Borrego Springs, CA

Saturday, October 20, 2012

♪ ♫ “Take Me Out to the Ballgame”♫ ♪

My mission for today was to visit the North Carolina Baseball Museum.  I plugged the address of the museum into Jack-in-the-Box, and I was off.  It was only about four or five miles away.  I easily found Fleming Stadium, but I sure was having trouble finding the museum.


The stadium was located in a residential area, and as I drove around looking for the museum I was happy to see this sign.  I wasn’t exactly sure what it meant, but I hoped it would calm me down.  Eventually I just pulled into a vacant grassy lot where quite a few cars seemed to be parked. 


Finally, I walked through the open fence to the ball field, and asked where the museum was located.  I found out there were four games going on today at the stadium, and got some directions.

70 On the way to Okefenokee, 201215

The museum is right on the left outfield line of the stadium, but there is no sign on the back side of the building that faces the street.  Seeing as I was the only visitor, the volunteer gave me a very detailed tour.  There is a charge for this museum, but the price for old farts is just $1.00, so I was good to go.  Somehow the gentleman surmised that I wasn’t from the area by my accent.  Accent??  I’ve always thought I didn’t have an accent.  I think it’s folks from North Carolina that have an accent!  Winking smile

Have you ever seen the movie “Bull Durham” starring Kevin Costner?   Well if you have, the scene where they sneak into the ball field to turn the water sprinklers on to soak the field so the next day’s game will be cancelled was filmed at Fleming Stadium.  This volunteer was just a wealth of knowledge about North Carolina and baseball.

70 On the way to Okefenokee, 201212

Now I’m not a big fan of professional baseball and I wasn’t sure how much I was going to enjoy this museum.  So instead of just randomly gazing at all those display cabinets of memorabilia, I asked if any players from North Carolina played for the Chicago Cubs.  That put this guide on a mission to point out at least eight NC men that had played for the Cubs.  As we moved along, he continued to tell me lots of interesting things about the players.  This guy really knew his stuff!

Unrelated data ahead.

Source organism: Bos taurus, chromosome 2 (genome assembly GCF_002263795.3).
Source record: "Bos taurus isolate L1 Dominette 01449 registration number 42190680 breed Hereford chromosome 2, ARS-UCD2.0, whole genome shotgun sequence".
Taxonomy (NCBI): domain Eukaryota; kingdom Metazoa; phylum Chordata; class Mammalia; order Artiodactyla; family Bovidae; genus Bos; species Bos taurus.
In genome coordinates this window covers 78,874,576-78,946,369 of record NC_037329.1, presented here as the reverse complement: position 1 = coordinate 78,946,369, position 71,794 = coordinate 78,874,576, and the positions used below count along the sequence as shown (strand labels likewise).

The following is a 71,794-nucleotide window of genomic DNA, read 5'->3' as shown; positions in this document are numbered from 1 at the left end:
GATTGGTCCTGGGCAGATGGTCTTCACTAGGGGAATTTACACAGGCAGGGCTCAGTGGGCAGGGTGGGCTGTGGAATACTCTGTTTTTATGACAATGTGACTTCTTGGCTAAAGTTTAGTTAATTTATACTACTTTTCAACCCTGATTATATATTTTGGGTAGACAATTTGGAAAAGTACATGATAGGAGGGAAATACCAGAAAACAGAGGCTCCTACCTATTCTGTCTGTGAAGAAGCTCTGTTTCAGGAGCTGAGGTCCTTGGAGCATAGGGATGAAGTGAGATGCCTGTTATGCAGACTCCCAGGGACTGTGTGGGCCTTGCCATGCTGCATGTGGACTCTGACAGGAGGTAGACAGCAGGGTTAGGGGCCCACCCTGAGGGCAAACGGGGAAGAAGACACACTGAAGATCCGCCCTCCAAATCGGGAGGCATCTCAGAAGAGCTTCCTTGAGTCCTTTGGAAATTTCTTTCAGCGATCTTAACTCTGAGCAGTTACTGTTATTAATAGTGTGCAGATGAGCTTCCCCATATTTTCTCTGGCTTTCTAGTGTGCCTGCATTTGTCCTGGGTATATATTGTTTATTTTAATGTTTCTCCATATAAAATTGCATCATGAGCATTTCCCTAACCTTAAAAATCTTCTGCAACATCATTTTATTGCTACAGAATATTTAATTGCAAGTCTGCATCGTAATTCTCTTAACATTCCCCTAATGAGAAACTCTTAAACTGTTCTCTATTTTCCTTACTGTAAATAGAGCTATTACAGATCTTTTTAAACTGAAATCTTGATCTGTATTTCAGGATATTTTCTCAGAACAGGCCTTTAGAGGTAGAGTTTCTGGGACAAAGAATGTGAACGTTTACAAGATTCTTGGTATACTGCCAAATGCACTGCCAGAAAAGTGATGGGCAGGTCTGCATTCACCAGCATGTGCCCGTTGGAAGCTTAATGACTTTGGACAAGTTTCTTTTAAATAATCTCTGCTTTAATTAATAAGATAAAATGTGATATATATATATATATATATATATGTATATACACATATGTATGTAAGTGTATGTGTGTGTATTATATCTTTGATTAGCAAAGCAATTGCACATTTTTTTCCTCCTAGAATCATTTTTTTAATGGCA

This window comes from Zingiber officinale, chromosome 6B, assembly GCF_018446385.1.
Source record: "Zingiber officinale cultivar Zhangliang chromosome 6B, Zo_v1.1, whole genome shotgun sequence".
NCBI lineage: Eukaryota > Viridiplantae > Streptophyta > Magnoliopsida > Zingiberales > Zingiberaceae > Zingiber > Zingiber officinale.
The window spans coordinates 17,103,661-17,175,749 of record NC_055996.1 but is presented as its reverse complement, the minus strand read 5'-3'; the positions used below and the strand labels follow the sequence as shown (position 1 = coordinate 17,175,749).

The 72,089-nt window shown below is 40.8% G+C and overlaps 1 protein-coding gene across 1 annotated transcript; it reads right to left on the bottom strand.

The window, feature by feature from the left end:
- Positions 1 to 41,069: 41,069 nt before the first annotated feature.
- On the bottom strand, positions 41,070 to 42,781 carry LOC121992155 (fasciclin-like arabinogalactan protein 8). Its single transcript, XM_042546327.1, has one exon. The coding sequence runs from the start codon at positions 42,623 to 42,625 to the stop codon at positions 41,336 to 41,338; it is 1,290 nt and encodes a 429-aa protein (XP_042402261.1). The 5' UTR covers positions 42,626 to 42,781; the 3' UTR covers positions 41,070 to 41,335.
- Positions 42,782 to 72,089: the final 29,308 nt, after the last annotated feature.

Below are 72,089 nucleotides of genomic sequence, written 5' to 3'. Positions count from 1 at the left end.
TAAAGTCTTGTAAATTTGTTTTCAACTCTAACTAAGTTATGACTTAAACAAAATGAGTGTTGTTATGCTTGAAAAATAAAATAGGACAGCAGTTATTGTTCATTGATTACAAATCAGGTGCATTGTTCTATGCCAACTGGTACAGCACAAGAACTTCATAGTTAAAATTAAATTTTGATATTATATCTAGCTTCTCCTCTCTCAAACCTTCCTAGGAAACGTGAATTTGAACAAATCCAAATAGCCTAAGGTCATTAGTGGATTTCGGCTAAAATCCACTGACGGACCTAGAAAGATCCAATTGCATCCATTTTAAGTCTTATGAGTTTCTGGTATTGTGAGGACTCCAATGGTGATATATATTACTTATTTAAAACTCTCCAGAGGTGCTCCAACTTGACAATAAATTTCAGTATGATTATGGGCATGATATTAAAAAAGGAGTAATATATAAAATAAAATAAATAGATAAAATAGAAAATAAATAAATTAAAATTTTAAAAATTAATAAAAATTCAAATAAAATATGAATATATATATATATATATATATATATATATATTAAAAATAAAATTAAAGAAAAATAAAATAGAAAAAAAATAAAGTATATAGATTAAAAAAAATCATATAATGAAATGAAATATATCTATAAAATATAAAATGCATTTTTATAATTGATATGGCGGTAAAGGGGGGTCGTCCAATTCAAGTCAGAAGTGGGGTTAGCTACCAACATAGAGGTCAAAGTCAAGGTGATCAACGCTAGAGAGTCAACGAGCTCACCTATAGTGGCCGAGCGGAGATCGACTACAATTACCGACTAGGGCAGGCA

70 On the way to Okefenokee, 201213

Then it was on to room number two of the museum.  I really have no interest in college ball, so half of that room just blurred past me.  I did find two displays very interesting though.  The first was on the Girl’s Professional Baseball League that was active in the 1940’s.  (remember “A League of their Own”?)  The other was on the Black Baseball League (I believe they were called the Negro League at that time)  that existed before the integration of the sport.  The person depicted on the right of the bottom left painting was “Peanut” Johnson; a black young lady that played as a pitcher in the men’s Negro League.

70 On the way to Okefenokee, 201214

For a person who doesn’t follow professional sports, this museum was just the right size for me.  I enjoyed my visit, appreciated the knowledge of my guide, and even got a chance to play that antique baseball game pictured in the lower right.  It involved hitting a marble with a little wooden bat something like a non-electric pin ball machine.  It was hard, and I flied out!


It was just my good luck that a ball game was about to begin as I finished my tour of the museum.  Many famous baseball players have played at the historic Fleming Stadium such as Ted Williams.  (even I’ve heard of him)  I asked if I could just take a few photos of the field without having to pay to watch the games, and was told to go ahead and take my time.  Open-mouthed smile  I always wondered what it would be like to have a seat behind home base.


I did find a seat close to the action and watched the first half of the first inning of a game.  The players are from different NC area fall teams, and these young men looked to be about 16 or 17 years of age.


Now I find watching this kind of baseball game most exciting and enjoyable.  You don’t have all those delays found in professional sports, and the kids have lots of talent and give their all.  I was sucked right in and was clapping away as the pitcher caught a line drive for the last out.  I really could have sat there all afternoon, but I had other things to see and do. 


Remember that Traffic Calming Sign?  Well what that really means down here is a series of speed humps (not bumps) to slow traffic down around the stadium.  I, being the goody two shoes that I am, proceeded very slowly to find my way back to the rig…

Thanks for stopping by… talk to you later,  Judy


  1. Sounds like a fun day. Hope you got some Cracker Jack. The Negro League Hall of Fame is in Kansas City. I'd be happy going around the US and seeing all the baseball museums. I'll have to remember this one, thanks for sharing.